this Court may only exercise jurisdiction over the Defendant
if jurisdiction is consistent with the Due Process Clause.
See Alpine View Co. v. Atlas Copco A.B., 205 F.3d
208, 214 (5th Cir. 2000). The Due Process Clause permits the
exercise of personal jurisdiction over a nonresident
defendant “when (1) that defendant has purposefully
availed himself of the benefits and protections of the forum
state by establishing ‘minimum contacts' with the
forum state; and (2) the exercise of jurisdiction over that
defendant does not offend ‘traditional notions of fair
play and substantial justice.'” Id. at
214-15 (quoting Int'l Shoe Co. v. Washington,
326 U.S. 310, 316 (1945)).
contacts” can be established through either specific
jurisdiction or general jurisdiction. See Alpine
View, 205 F.3d at 215. Specific jurisdiction over a
nonresident corporation exists when that corporation has
purposefully directed its activities at the forum state and
the litigation results from alleged injuries that arise from
or relate to those activities. See id. (quoting
Burger King Corp. v. Rudzewicz, 471 U.S. 462, 472
(1985)). General jurisdiction exists when the nonresident
defendant's contacts with the forum state are so
substantial, continuous, and systematic “as to render
it essentially at home in the forum state.” Daimler
AG v. Bauman, 134 S.Ct. 746, 761 (2014). Contacts which
are random, fortuitous, or attenuated do not count in the
minimum contacts analysis. See Johnston v. Multidata Sys.
Intern. Corp., 523 F.3d 602, 610 (5th Cir. 2008).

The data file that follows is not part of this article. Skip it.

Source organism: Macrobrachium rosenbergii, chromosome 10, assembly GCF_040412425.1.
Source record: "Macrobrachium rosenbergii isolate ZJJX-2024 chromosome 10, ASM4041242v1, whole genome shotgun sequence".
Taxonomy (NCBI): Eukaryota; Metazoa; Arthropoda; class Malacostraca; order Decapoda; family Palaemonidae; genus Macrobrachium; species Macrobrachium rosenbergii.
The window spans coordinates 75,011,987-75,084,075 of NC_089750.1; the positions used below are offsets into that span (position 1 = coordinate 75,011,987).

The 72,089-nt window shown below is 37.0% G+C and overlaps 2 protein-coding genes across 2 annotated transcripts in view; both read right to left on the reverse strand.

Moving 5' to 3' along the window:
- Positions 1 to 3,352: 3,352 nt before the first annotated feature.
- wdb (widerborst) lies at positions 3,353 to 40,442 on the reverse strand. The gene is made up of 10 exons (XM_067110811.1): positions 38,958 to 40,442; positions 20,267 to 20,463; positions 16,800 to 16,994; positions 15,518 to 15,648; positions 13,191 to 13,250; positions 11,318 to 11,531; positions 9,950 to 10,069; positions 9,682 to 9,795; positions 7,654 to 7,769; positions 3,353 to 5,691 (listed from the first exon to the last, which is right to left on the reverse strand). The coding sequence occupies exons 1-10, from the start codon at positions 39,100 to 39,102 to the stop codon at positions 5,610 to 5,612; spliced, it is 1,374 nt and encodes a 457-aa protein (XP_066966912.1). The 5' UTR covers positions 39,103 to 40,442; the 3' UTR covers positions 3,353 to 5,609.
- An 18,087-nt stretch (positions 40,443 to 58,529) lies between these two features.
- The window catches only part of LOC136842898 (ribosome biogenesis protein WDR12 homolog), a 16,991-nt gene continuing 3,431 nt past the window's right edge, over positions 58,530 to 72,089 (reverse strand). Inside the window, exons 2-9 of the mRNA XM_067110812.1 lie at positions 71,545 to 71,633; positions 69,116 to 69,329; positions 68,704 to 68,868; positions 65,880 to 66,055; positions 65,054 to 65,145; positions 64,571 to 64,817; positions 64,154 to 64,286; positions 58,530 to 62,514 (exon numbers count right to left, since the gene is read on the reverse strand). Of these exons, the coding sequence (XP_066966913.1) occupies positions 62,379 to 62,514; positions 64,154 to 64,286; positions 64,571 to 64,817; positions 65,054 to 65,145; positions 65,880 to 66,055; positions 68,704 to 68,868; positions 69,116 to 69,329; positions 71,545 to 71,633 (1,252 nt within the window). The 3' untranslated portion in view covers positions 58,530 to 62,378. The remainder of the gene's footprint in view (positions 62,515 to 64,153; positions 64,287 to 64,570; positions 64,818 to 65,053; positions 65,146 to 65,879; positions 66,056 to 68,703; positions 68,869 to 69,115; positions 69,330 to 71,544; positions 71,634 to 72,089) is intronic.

the defendant presents a motion to dismiss for lack of
personal jurisdiction, the plaintiff has the burden of
establishing the Court's jurisdiction over the defendant.
See Gundle Lining Constr. v. Adams Cty. Asphalt,
Inc., 85 F.3d 201, 204 (5th Cir. 1996); see
Fed. R. Civ. P. 12(b)(2). In its response to a
defendant's motion to dismiss for lack of personal
jurisdiction, the plaintiff cannot stand on its pleadings,
but must, through affidavits or otherwise, set forth specific
facts demonstrating that the Court has jurisdiction. See
Revell v. Linov, 317 F.3d 467, 469 (5th Cir. 2002).
the Court does not conduct an evidentiary hearing, the party
seeking to assert jurisdiction must present facts sufficient
to make out a prima facie case supporting personal
jurisdiction. See Alpine View, 205 F.3d at 215. The
Court accepts as true that party's uncontroverted
allegations, resolving in its favor all conflicts between the
facts contained in the parties' affidavits and other
documentation. See id. However, the Court is not
required to give credit to conclusory allegations, even if
they are uncontroverted. See Panda v. Brandywine Corp. v.
Potomac Elec. Power Comp., 253 F.3d 865, 868-69 (5th
The Parties Agree the Court Does Not Have Specific
Jurisdiction Over ProFoam.
concedes that ProFoam is not subject to specific jurisdiction
in Texas given that ProFoam's sole member is a citizen of
Louisiana and all the activity in this case occurred in Ohio
Kelchner Failed to Establish ProFoam Is at Home in Texas And
So the Court Has No. ...